02 Feb People with significant control
Who ultimately controls the direction of a company? The first answer to come to mind might be the directors. After all, it is they who will normally set the vision, the strategy and the culture of the organisation. And it is they who are required by the Companies Act 2006 to act in accordance with the company’s constitution and to promote the success of the company.
However, in carrying out those duties directors are doing so for the benefit of the company’s members as a whole. Moreover the Companies Act also requires them to act in the interests of the company’s employees whilst also fostering the company’s business relationships with suppliers, customers and others. They also need to be mindful of the impact of the company’s operations on the community and the environment and ensure they comply with relevant legislation.
What this adds up to is that the board may well be directing day to day operations but their actions are conscribed by their duties in law and by the external influences of multiple parties. It is the need to clarify those external influences which has partly led to the further requirement in law to identify and report on people with significant control (PSCs).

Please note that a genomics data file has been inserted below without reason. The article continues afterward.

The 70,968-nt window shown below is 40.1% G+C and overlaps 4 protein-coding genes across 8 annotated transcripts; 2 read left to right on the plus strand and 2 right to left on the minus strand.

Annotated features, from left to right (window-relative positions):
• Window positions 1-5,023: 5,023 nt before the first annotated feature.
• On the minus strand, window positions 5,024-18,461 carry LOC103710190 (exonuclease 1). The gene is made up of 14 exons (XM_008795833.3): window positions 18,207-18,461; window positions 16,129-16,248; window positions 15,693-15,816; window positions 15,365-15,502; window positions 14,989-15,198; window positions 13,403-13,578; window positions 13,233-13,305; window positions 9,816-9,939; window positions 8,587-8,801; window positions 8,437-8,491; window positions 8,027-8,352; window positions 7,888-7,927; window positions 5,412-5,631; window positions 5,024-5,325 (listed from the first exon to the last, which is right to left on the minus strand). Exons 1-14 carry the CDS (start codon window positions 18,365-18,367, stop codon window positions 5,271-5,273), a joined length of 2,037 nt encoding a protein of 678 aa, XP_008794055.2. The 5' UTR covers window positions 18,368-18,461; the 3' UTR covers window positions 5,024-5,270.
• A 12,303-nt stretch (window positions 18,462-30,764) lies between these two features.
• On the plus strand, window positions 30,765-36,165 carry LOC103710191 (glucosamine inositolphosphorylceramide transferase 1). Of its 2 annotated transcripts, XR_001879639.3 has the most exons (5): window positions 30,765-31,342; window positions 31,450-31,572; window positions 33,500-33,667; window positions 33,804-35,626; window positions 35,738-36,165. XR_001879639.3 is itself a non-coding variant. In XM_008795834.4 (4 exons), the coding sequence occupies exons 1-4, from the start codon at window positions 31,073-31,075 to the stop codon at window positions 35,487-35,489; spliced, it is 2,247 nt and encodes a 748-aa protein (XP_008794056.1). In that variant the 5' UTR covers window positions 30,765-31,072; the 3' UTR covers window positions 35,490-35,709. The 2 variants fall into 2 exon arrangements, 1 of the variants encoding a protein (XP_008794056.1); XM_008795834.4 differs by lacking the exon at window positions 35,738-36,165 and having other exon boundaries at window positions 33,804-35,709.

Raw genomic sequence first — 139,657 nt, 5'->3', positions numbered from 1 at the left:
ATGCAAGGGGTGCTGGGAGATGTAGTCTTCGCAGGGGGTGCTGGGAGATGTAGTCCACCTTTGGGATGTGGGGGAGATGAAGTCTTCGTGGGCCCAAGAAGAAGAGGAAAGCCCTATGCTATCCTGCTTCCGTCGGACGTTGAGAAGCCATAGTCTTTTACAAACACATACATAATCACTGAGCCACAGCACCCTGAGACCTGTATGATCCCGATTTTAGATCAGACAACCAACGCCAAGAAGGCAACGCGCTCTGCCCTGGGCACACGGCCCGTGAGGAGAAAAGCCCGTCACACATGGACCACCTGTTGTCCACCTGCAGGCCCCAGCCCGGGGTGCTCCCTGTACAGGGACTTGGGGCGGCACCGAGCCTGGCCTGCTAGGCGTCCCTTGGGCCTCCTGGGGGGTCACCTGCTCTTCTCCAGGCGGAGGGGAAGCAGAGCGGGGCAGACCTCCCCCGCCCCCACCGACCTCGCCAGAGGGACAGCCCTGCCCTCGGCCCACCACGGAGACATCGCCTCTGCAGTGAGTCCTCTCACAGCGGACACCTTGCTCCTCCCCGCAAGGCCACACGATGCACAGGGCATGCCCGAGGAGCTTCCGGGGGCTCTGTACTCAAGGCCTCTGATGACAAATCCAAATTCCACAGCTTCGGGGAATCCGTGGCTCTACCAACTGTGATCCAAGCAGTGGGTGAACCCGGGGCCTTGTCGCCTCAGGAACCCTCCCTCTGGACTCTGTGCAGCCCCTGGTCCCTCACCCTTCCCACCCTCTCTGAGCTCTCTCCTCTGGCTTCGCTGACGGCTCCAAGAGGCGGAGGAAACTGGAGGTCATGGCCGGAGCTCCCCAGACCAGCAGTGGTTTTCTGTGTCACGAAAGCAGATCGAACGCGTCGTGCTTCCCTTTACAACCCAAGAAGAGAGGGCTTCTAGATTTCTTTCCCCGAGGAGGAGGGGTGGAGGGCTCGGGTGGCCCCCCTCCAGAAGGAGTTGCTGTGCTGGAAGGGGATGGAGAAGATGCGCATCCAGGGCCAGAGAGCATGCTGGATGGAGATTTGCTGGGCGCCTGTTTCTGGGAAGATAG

In the majority of instances those PSCs will satisfy one or more of the following conditions:
- hold more than 25% of shares in the company,
- have more than 25% of voting rights in the company,
- have the right to appoint or remove the majority of the board of directors.
In February 2022 Companies House updated their online video which gives examples of how these examples might apply in practice.
There are other instances where a PSC may not hold any shares or voting rights but may still have a significant influence over the company. Instances might include having the right of veto over the company business plan, changing the nature of the company’s business, or influencing borrowing decisions.
Individuals who have significant influence over the voting plans of other shareholders may also be considered to be PSCs. There may also be some instances where an outside ‘trust or firm without legal personality’ such as a partnership or sole trader may be deemed to have significant control. In those cases the trustees/members/partners should all be recorded as PSCs.
The above information relates to companies but the requirement to identify and report on PSCs also applies to Limited Liability Partnerships.